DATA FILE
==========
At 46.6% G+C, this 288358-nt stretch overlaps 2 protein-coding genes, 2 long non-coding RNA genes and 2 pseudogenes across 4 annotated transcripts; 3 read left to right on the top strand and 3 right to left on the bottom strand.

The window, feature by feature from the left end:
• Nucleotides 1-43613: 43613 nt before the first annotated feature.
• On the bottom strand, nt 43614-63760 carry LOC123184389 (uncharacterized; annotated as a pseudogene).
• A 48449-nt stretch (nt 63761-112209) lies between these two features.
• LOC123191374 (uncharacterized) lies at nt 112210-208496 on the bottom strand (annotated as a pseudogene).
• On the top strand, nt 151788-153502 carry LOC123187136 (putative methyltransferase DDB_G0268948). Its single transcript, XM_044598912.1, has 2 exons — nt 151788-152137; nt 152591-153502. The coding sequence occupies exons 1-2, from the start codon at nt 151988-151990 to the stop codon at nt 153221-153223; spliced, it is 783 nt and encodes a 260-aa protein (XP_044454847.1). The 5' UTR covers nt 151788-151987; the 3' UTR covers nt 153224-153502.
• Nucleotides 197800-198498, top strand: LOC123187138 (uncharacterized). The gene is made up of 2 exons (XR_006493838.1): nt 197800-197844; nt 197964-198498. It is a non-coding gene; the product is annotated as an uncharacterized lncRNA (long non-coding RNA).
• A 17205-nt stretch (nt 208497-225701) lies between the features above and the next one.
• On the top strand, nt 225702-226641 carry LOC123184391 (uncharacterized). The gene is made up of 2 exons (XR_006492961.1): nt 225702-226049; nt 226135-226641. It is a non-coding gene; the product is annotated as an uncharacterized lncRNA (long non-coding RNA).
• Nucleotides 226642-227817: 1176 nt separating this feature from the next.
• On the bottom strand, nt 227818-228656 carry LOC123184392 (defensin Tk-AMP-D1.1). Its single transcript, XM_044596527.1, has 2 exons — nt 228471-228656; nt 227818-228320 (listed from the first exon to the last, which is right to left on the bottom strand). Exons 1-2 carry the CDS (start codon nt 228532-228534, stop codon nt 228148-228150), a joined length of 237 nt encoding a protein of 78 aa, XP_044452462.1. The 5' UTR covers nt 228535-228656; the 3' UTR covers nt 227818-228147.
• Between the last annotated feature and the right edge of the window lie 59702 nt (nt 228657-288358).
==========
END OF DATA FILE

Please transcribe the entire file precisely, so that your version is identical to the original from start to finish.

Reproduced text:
At 46.6% G+C, this 288358-nt stretch overlaps 2 protein-coding genes, 2 long non-coding RNA genes and 2 pseudogenes across 4 annotated transcripts; 3 read left to right on the top strand and 3 right to left on the bottom strand.

The window, feature by feature from the left end:
• Nucleotides 1-43613: 43613 nt before the first annotated feature.
• On the bottom strand, nt 43614-63760 carry LOC123184389 (uncharacterized; annotated as a pseudogene).
• A 48449-nt stretch (nt 63761-112209) lies between these two features.
• LOC123191374 (uncharacterized) lies at nt 112210-208496 on the bottom strand (annotated as a pseudogene).
• On the top strand, nt 151788-153502 carry LOC123187136 (putative methyltransferase DDB_G0268948). Its single transcript, XM_044598912.1, has 2 exons — nt 151788-152137; nt 152591-153502. The coding sequence occupies exons 1-2, from the start codon at nt 151988-151990 to the stop codon at nt 153221-153223; spliced, it is 783 nt and encodes a 260-aa protein (XP_044454847.1). The 5' UTR covers nt 151788-151987; the 3' UTR covers nt 153224-153502.
• Nucleotides 197800-198498, top strand: LOC123187138 (uncharacterized). The gene is made up of 2 exons (XR_006493838.1): nt 197800-197844; nt 197964-198498. It is a non-coding gene; the product is annotated as an uncharacterized lncRNA (long non-coding RNA).
• A 17205-nt stretch (nt 208497-225701) lies between the features above and the next one.
• On the top strand, nt 225702-226641 carry LOC123184391 (uncharacterized). The gene is made up of 2 exons (XR_006492961.1): nt 225702-226049; nt 226135-226641. It is a non-coding gene; the product is annotated as an uncharacterized lncRNA (long non-coding RNA).
• Nucleotides 226642-227817: 1176 nt separating this feature from the next.
• On the bottom strand, nt 227818-228656 carry LOC123184392 (defensin Tk-AMP-D1.1). Its single transcript, XM_044596527.1, has 2 exons — nt 228471-228656; nt 227818-228320 (listed from the first exon to the last, which is right to left on the bottom strand). Exons 1-2 carry the CDS (start codon nt 228532-228534, stop codon nt 228148-228150), a joined length of 237 nt encoding a protein of 78 aa, XP_044452462.1. The 5' UTR covers nt 228535-228656; the 3' UTR covers nt 227818-228147.
• Between the last annotated feature and the right edge of the window lie 59702 nt (nt 228657-288358).